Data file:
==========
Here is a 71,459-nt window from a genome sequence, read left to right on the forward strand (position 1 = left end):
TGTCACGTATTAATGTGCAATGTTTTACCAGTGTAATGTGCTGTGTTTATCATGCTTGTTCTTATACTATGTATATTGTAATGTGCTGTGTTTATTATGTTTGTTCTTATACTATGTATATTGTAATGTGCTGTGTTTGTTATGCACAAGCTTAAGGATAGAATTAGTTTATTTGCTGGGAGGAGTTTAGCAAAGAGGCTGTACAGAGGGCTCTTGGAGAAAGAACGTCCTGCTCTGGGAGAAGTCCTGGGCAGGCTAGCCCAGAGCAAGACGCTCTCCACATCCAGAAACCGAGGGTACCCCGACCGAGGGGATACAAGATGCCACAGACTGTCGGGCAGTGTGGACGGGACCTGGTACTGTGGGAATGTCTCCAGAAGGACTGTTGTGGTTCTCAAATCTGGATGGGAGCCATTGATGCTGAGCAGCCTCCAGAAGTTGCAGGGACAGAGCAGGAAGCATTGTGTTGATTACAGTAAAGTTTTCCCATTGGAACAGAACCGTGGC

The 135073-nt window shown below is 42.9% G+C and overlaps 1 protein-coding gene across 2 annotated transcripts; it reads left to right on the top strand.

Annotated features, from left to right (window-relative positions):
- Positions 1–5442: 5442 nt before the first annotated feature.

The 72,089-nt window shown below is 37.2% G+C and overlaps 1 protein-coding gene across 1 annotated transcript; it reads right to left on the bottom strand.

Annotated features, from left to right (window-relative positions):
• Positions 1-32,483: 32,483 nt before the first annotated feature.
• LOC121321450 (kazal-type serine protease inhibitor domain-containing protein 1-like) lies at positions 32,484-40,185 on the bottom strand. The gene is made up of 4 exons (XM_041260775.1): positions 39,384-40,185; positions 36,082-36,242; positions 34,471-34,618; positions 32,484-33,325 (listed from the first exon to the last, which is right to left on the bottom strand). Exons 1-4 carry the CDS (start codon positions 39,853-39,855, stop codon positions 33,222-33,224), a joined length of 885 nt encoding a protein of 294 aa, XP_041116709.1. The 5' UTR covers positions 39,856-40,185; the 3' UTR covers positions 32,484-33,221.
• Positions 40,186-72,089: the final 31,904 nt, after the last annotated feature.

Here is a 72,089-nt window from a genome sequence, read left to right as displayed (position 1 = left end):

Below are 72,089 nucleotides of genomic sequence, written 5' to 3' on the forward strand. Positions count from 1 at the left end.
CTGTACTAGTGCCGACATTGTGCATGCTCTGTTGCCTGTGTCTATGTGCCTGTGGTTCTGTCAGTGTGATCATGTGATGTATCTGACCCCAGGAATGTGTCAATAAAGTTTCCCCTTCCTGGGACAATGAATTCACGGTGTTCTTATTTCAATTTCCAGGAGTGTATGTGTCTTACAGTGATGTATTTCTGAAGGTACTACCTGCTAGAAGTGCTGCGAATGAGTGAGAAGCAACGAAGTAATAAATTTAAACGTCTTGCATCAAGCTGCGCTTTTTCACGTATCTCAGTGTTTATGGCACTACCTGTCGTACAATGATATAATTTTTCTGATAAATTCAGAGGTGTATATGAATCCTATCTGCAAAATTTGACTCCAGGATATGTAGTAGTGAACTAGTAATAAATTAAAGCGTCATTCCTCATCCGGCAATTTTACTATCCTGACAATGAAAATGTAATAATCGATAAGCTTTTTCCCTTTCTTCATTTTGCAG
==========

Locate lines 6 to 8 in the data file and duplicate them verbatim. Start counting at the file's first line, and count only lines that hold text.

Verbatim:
The 72,089-nt window shown below is 37.2% G+C and overlaps 1 protein-coding gene across 1 annotated transcript; it reads right to left on the bottom strand.

Annotated features, from left to right (window-relative positions):
• Positions 1-32,483: 32,483 nt before the first annotated feature.